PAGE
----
Google Analytics Goals as Conversions in Google Ads
Every marketer has seen the word conversion way too many times. But what exactly does “conversion” mean to an SEM? What are Cost per conversion, Conversion goals, Conversions, Conversion rates? Just what exactly are Conversions and why do they matter?
Here we will go over what conversions are, and how you can use Google Analytics Goals as Conversions in Google Ads so that you meet your #ConversionGoals .
A conversion is a completed activity we assign to a user action, it is a completed goal.
Goals measure how well your site or app fulfills your target objectives. A goal represents a completed activity, called a conversion, that contributes to the success of your business. There are five types of Google Ads goals:
Now that we know what Analytics goals are and what conversions are, how do we choose which goal is right for us to track?
Tracking conversions is crucial to success in both SEM and SEO, by tracking conversions you can measure how well your advertising programs: such as websites, campaigns, and ads, etc. are performing.
With a destination goal you can specify the path you expect traffic to take. This path is called a funnel. When you specify steps in a funnel, Analytics can record where users enter and exit the path on the way towards your goal. This data appears in the Goal Flow and Funnel reports. You may see, for example, a page or screen in a funnel from which a lot of traffic exits before completing the goal, indicating a problem with that step. You might also see a lot of traffic skipping steps, indicating the path to conversion is too long or contains extraneous steps. For more
Event tracking goals, is significantly more accurate than destination goals (thank you pages) for tracking events however they require a bit of web development to set up. Event tracking does not run the risk of accidentally being triggered, unlike destination goals which can be counted as conversions even if people go directly to the thank you page.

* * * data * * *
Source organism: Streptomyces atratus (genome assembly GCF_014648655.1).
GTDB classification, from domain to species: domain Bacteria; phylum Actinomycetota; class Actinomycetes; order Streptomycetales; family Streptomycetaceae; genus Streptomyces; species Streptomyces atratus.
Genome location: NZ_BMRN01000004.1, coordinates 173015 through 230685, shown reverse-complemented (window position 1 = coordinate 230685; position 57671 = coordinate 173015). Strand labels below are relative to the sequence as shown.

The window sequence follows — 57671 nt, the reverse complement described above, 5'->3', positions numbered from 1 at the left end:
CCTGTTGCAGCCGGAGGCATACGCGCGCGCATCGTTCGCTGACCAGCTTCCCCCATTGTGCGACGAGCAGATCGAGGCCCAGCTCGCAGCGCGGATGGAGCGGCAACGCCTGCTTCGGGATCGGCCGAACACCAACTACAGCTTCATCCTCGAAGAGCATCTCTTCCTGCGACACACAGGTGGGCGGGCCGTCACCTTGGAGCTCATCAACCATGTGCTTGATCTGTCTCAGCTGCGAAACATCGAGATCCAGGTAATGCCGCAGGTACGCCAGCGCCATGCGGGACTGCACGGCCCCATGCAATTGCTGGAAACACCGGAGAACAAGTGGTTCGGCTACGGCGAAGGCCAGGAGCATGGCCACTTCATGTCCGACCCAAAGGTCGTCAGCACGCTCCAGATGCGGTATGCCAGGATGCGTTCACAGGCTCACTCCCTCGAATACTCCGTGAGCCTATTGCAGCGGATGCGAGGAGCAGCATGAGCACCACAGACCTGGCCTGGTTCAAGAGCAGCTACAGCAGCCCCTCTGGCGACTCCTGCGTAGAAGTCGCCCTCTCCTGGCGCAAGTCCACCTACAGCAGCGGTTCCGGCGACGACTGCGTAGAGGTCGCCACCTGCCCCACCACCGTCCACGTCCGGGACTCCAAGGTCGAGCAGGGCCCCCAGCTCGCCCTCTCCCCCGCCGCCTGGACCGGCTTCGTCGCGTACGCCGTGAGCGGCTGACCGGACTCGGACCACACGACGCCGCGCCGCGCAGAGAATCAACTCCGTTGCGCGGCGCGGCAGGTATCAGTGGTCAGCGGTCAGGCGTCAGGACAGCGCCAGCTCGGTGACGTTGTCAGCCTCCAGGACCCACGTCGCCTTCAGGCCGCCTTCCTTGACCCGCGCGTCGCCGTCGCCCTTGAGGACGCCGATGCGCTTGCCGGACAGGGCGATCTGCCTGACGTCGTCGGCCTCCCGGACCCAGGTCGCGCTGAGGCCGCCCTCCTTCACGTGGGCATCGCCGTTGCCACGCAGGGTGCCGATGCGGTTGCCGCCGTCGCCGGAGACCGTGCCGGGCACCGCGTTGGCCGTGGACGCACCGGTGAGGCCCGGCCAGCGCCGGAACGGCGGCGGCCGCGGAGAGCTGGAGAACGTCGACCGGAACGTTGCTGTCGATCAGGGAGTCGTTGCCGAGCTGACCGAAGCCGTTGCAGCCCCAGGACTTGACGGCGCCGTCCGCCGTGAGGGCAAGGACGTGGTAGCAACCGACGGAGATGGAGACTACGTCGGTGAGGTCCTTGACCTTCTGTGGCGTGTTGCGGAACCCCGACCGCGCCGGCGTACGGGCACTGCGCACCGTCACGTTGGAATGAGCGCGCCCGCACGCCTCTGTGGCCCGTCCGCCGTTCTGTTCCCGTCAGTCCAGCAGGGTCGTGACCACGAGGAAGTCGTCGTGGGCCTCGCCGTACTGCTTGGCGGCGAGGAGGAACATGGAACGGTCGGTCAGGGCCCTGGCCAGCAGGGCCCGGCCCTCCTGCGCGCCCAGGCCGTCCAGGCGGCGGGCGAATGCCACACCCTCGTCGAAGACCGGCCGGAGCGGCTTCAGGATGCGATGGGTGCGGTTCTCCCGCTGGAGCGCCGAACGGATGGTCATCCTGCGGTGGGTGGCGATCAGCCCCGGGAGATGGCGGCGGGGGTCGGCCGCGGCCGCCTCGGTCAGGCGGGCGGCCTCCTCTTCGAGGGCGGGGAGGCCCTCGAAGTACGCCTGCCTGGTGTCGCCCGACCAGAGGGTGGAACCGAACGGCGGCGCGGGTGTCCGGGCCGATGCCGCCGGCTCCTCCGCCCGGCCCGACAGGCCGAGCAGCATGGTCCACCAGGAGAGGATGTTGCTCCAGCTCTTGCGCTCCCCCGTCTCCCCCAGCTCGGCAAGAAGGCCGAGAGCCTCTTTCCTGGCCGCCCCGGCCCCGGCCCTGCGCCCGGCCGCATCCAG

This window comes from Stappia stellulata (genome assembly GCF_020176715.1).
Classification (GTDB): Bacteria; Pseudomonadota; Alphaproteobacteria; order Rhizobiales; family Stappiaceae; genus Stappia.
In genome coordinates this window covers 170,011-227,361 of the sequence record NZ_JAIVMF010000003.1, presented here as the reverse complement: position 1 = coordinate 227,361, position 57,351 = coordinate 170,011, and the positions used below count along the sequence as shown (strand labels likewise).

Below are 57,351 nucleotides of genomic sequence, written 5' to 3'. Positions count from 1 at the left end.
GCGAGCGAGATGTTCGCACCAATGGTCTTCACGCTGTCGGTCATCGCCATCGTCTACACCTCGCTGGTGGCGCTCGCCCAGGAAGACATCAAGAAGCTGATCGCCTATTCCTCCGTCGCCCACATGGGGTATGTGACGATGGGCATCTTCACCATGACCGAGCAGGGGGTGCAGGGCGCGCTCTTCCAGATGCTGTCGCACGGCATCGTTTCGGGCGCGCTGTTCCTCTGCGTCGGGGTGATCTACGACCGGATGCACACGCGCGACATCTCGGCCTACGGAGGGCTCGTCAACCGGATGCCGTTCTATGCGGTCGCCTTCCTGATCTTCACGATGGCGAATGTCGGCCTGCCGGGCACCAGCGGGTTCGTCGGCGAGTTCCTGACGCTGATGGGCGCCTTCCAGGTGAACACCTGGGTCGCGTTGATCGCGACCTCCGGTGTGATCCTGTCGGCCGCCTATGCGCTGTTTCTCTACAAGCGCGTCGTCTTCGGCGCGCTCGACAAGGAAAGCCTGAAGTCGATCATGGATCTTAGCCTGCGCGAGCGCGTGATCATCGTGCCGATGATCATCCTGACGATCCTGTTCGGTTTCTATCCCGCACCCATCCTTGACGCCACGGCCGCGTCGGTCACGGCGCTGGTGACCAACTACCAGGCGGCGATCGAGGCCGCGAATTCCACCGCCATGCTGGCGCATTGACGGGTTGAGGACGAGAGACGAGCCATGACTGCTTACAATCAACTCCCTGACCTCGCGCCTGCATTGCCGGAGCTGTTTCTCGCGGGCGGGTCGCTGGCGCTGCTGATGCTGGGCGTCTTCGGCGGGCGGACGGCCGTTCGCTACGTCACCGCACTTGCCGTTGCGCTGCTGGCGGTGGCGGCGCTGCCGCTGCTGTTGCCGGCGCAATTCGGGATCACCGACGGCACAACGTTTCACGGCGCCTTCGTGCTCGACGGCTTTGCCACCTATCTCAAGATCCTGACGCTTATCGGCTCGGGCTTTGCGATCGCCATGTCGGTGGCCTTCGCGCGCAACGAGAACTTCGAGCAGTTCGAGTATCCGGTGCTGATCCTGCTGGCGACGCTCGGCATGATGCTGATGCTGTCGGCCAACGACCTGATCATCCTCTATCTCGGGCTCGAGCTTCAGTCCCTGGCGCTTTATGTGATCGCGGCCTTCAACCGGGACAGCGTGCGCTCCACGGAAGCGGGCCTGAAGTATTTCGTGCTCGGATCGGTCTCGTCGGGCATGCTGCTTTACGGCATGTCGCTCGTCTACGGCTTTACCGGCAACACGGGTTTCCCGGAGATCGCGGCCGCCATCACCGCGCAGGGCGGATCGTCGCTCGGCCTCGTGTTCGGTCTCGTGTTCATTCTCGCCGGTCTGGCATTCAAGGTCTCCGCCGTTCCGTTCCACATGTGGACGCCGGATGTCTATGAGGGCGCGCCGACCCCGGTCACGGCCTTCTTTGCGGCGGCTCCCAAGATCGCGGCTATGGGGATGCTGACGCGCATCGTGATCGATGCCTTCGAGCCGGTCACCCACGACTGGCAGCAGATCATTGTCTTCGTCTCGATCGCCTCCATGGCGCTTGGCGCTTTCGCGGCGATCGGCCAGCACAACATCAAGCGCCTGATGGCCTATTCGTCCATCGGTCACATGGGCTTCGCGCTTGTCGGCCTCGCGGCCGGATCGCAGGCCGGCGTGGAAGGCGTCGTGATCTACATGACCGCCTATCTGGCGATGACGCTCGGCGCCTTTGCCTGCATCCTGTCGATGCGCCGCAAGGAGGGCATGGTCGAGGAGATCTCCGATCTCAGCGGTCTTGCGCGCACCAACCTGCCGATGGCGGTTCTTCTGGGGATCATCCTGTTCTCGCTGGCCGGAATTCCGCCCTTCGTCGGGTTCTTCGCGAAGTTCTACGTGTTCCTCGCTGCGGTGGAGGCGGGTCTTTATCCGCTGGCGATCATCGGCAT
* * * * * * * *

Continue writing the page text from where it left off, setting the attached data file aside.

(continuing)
Tracking duration can be useful for blog and other engaging pages. If you see users are investing time into a page, you can assume they are interested in it and could be a good retargeting audience. However, duration tracking has a fatal flaw. Duration tracking is based on timestamps, so it may not be that accurate. Here’s an example:
Say someone comes to your site:
They visit a page and a timestamp is collected
Then they click on a second page so a second timestamp is collected
By comparing the two timestamps, we know how much time someone spent on that first page. But what if they leave after the second page? Well, we have no idea how much time they spent on page two. Without another timestamp, we can’t figure it out.
This is why you see all sorts of visits with a time on site of 00:00:00. Those people only visited one page so Google Analytics can’t calculate the amount of time they spent on your site. Instead, Google Analytics decides to be pessimistic and assume they didn’t spend any time on your site at all.
Page Screen per Session Goals are one of the easiest to set up because they are also one of the easiest to track.
You simply set your condition: your three choices are “greater than,” “equal to,” or “less than.” Some use cases are “greater than” if you’re measuring engagement and “less than” if you want to measure the effectiveness of your support site.
Hope this blog helps get to your #ConversionGoals and if you are interested in receiving a complimentary audit make sure to check out our website Four15digital.com